Could that work in principle?
Is it OK to assign copyright to the FSF without their knowledge?
No. This would not work IMHO. e.g. you are eventually trying to assign your copyright to someone else. That someone would need to be aware of it somehow! So unless there is some agreement in place this would be likely moot and without effect.
Imagine this: say you assign your copyright to me without me knowing. Then later on someone sues me for copyright and patent infringement... How long do you think a judge would wait to actually redirect the case to go after you rather than me? I guess the best of a few seconds.
So not only this NOT ok, but in doing without my knowledge you could hurt me which is neither ethical nor what you are likely trying to achieve, correct?
You do not want to hurt me, do you?
If not, is there another foundation that accepts that?
You need to have agreement in place with that someone else.
Some orgs are setup to receive copyrights such as the Linux Foundation, the Apache Foundation or the Eclipse Foundation.
Beside these, the Software Freedom Conservancy and Software in the Public Interest are examples organizations that are more general purpose "holdings" for free and open source projects.
But the main point in all cases is that what you are trying to achieve may not work out the way you think. Even if you assign your copyright somehow, you may in most case still be able to take that same private or relicense it under another license. And if your project community does not trust you or you do not trust yourself... you have IMHO another issue to solve first!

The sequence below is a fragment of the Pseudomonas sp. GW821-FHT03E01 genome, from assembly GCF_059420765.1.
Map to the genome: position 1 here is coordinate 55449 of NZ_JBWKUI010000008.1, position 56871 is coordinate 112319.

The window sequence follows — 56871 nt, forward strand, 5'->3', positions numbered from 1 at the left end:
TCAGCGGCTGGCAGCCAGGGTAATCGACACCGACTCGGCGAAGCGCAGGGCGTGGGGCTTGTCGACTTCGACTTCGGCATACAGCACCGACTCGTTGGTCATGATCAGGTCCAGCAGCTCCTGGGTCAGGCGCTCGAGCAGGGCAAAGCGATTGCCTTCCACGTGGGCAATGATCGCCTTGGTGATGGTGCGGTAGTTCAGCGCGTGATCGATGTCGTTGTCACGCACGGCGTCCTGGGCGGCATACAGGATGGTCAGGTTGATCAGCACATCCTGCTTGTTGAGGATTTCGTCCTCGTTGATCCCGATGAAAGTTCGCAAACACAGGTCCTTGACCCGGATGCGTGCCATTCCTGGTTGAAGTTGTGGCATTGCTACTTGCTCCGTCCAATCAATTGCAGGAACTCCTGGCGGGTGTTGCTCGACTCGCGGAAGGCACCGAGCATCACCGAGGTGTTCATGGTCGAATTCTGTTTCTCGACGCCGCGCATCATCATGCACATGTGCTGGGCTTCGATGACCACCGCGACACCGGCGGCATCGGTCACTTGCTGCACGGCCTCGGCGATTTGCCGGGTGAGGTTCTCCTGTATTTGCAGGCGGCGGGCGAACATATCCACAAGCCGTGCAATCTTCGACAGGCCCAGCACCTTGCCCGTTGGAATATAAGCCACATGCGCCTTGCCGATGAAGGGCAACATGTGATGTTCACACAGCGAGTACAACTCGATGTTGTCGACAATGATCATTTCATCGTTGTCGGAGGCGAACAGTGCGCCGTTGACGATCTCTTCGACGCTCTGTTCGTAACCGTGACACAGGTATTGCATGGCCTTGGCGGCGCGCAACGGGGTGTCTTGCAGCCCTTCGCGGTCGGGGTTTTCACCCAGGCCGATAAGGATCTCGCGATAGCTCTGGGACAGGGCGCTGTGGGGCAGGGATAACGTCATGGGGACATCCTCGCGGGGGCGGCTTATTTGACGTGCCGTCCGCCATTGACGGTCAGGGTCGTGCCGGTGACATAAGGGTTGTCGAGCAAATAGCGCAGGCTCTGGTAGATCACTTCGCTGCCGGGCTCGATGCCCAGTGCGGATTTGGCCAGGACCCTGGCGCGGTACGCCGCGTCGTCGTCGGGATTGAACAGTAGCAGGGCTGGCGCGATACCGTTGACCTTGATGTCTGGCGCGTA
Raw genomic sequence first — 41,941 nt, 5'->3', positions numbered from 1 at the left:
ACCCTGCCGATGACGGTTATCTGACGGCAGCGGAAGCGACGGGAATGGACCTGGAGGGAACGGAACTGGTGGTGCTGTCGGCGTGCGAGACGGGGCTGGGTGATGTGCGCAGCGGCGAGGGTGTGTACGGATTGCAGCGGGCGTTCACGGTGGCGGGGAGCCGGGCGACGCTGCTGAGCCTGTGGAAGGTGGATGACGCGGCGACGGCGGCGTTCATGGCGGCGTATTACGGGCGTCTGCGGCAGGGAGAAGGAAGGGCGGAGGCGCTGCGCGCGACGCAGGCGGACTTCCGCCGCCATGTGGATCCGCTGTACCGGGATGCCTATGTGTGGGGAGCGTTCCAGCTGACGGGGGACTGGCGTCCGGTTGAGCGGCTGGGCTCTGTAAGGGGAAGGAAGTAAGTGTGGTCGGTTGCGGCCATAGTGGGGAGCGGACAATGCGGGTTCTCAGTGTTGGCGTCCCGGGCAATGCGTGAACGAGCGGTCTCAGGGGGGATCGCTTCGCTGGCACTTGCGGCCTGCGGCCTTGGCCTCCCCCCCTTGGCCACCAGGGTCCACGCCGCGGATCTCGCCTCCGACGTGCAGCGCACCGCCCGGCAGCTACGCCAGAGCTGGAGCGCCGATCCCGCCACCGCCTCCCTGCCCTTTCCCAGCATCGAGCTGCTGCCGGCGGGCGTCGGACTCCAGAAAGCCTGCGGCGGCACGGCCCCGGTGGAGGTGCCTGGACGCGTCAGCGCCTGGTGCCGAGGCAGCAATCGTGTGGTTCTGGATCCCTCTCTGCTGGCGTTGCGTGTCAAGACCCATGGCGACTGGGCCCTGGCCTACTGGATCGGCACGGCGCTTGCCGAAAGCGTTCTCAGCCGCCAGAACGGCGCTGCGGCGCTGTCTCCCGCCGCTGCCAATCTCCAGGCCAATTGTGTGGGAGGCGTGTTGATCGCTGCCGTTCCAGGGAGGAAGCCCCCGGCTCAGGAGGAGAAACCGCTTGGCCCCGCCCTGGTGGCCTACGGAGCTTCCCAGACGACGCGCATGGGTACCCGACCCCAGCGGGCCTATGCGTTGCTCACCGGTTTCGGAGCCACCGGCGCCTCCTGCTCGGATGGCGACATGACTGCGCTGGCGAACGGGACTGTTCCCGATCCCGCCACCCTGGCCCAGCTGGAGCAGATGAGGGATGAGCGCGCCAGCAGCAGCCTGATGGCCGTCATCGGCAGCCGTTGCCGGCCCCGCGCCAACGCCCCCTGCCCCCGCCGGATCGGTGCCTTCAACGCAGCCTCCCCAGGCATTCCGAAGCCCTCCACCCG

Another way that you could consider and is much simpler: do not use your name in a copyright statement. Use instead "XXX Authors" or "XXX Project" or similar where XXX is your project name. Large projects like Chromium do this routinely. No need for assignment and this makes clear that the copyright is distributed among the project contributors.
- consider using SPDX license identifiers rather than "Licensed under " as a better and cleaner shorthand. See this article for some details.
- please write well structured copyrights that I can parse! Rather than "Copyright The project authors" use "Copyright (c) YYYY-YYYY The project authors." eventually ending with "All rights reserved."
"Even if you assign your copyright somehow, you may in most case still be able to take that same private or relicense it under another license": Very interesting, as you say that's the main point (and most important part) of your answer. So would you mind detailing how?
In the majority of the cases you are never assigning all your copyright rights. You are instead granting an unlimited license to your contributions to the so called "assignee". Therefore you are still free to relicense as you please these parts.